Why we need the wild relatives (CWR) of our main crops
CWR is one of the abbreviations that are as unknown as they are important for the entire human race. It stands for Crop Wild Relatives and summarizes the wild, non-cultivated versions of our common food crops – wheat, sugar cane or peaches – to name just a few. Why are those wild versions important? Today’s cultivated varieties usually only produce fruit in certain environments, or under certain conditions – they would not be successful in the same way somewhere else.
However, wild crop varieties grow naturally under a much wider range of environmental conditions, and are still closely related to today’s crops. With the help of these varieties, farmers, scientists and others interested in crops are able to develop even more resistant and adaptable food sources (which is especially important in times of climate change and an explosively growing world population).
Having the examples mentioned above in mind, we find Aegilops tauschii, a relative of wheat that is resistant to the Hessian fly, a pest of cereal crops. We also see Saccharum arundinaceum, a relative of sugar cane that has the ability to survive very low temperatures. Or we see Prunus ferganensis, a wild version of peach, that is more tolerant to drought. Losing these wild varieties would mean losing the opportunity to breed resistant, stronger or more tolerant crops, if needed in the future (Source: BBC).
To raise awareness of this fact, scientists have just released the most complete database of wild crops to date. This database includes 173 crops and their 1,667 main wild relatives, along with their traits and location. The aim of this Atlas is to provide information on distribution and to collect priorities for the wild relatives of important crops. Exploring the map shows that many of the CWRs are growing in actual conflict zones in the Middle East, the cradle of all modern agriculture. And that adds a different, but not be underestimated, factor to today’s conflict situation.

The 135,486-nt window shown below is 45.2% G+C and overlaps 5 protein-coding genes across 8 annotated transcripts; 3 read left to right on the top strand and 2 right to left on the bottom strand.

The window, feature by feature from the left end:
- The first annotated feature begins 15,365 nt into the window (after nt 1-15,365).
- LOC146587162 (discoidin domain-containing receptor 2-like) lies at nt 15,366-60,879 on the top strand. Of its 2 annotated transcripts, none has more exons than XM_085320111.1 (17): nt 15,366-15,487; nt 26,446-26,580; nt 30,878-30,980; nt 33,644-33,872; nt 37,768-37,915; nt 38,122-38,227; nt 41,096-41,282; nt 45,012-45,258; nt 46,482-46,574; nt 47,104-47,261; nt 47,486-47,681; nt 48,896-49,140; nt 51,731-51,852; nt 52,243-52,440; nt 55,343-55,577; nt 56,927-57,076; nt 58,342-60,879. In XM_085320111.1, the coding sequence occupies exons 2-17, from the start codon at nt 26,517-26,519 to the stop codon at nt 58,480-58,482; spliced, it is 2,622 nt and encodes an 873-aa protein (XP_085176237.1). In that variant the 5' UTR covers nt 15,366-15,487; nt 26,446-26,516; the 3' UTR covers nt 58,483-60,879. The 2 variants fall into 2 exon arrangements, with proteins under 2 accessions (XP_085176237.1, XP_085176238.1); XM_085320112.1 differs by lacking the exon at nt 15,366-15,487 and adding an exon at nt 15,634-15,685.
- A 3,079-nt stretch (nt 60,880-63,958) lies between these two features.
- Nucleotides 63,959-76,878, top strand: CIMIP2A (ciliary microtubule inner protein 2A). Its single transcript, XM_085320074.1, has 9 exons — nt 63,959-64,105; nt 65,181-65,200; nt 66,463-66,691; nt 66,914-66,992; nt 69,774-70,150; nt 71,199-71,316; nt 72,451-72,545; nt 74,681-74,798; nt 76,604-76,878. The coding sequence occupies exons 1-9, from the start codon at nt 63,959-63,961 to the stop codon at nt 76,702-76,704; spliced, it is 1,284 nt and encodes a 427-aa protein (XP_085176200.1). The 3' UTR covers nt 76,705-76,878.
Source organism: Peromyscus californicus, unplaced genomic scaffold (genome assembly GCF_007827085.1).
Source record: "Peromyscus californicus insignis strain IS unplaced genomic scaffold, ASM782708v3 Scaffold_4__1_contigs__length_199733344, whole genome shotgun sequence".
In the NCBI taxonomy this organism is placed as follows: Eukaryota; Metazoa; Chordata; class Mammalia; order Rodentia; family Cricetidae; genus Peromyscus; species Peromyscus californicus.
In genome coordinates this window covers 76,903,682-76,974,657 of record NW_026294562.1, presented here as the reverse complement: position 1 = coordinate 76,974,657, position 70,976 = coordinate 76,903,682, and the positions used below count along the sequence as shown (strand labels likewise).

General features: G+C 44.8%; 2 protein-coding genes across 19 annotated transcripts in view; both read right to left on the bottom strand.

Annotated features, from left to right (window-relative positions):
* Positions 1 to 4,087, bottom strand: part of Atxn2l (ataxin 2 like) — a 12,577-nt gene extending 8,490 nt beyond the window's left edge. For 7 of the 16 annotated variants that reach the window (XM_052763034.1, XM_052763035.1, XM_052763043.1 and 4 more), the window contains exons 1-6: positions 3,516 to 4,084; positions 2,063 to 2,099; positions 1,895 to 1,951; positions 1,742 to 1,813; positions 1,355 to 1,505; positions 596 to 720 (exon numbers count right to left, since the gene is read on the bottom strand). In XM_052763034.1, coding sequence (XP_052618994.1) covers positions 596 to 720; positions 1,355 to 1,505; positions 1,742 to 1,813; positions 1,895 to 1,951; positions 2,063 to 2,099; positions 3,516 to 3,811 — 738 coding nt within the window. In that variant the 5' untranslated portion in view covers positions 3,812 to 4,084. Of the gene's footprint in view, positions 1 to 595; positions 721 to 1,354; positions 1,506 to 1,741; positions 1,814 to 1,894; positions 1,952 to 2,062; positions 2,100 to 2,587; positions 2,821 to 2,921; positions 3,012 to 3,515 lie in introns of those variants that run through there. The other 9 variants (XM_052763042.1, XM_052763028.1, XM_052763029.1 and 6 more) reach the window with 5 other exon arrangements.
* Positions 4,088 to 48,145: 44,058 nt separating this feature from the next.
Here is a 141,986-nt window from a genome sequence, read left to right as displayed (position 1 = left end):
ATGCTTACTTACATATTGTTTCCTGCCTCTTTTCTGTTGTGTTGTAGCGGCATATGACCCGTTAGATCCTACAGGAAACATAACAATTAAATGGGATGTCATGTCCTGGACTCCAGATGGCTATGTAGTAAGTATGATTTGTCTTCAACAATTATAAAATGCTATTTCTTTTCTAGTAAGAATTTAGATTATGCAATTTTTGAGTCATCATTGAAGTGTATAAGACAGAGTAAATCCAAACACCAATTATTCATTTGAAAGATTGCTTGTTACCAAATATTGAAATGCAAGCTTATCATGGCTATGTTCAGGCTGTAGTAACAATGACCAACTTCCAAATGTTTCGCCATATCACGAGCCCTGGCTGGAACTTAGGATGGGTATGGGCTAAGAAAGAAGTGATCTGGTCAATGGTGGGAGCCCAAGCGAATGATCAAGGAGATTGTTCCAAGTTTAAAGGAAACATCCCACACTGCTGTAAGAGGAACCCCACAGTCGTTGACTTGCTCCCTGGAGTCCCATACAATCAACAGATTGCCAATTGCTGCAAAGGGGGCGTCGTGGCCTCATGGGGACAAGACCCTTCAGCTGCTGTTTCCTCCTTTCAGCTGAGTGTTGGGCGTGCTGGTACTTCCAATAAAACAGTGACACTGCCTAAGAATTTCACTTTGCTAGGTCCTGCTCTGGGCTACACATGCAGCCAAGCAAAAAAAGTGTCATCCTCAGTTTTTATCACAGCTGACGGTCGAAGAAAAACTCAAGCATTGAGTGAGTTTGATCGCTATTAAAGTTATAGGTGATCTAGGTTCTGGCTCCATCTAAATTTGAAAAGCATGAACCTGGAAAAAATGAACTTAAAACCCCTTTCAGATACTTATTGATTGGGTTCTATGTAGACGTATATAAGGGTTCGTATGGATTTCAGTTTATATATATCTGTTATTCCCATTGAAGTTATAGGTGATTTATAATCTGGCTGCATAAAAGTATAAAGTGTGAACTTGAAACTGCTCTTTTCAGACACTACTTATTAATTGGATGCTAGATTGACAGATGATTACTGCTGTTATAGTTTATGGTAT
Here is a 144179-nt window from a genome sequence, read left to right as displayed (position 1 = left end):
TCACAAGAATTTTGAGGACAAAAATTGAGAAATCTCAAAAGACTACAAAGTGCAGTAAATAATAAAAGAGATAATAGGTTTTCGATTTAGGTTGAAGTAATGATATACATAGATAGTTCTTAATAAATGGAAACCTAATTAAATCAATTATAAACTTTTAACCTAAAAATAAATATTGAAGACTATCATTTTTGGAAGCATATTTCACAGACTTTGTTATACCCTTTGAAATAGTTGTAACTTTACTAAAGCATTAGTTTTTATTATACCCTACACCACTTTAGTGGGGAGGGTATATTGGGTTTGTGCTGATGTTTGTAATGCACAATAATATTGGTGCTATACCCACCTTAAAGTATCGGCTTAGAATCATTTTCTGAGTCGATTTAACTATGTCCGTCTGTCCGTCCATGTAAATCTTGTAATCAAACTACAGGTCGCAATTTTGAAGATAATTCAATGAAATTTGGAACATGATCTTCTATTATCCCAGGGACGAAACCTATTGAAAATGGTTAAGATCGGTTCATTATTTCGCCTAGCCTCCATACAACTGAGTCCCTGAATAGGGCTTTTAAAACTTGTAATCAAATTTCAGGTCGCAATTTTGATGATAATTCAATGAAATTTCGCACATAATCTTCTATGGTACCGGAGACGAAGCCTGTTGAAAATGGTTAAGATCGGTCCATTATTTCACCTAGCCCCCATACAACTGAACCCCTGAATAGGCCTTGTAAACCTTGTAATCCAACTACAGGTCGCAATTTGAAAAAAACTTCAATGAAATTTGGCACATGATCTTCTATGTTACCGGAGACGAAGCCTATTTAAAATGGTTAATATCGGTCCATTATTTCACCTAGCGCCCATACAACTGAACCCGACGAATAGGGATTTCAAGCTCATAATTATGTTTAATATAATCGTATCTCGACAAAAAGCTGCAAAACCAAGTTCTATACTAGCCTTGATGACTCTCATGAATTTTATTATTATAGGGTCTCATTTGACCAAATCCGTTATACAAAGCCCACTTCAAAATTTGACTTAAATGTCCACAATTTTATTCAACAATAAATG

DateSeptember 8, 2014
Educational television, monkey style
Never let it be said that television is not good for your education! When it comes to group of wild monkeys in Brazil, TV is indeed very entertaining AND educational. The group learned new tricks after watching a video of other monkeys doing the same action.
A team led by the University of St. Andrews and the University of Vienna filmed a group of trained monkey performing different techniques to open fruits. That included pulling open a drawer or lifting a lid, as the St. Andrews reports on the university’s website.
These recorded actions were replayed to the group of wild living monkeys in the Brazilian jungle. The video set, placed in a protective case arouse a lot of interest among the primates. They watched the trained monkeys’ performance and afterwards used their new learned abilities to work with a transparent box that included the treat, sitting below the screen.
DateSeptember 5, 2014
Dendrogramma, a #speciesoftheweek that could rewrite the tree of animal evolution
Almost 30 years ago, Biologist Jean Just and his colleagues took samples from the deep sea close to Australia. They used some kind of a wire-mesh cage, dragged by a rope on a ship, to skim the top layer of soil from the ocean floor at 400 and 1000 meter depth. These cages dug out and carried away everything that could not escape fast enough. Among the findings were mushroom-shaped organisms. And in 1986 the scientists had no clue what they had brought to their lab.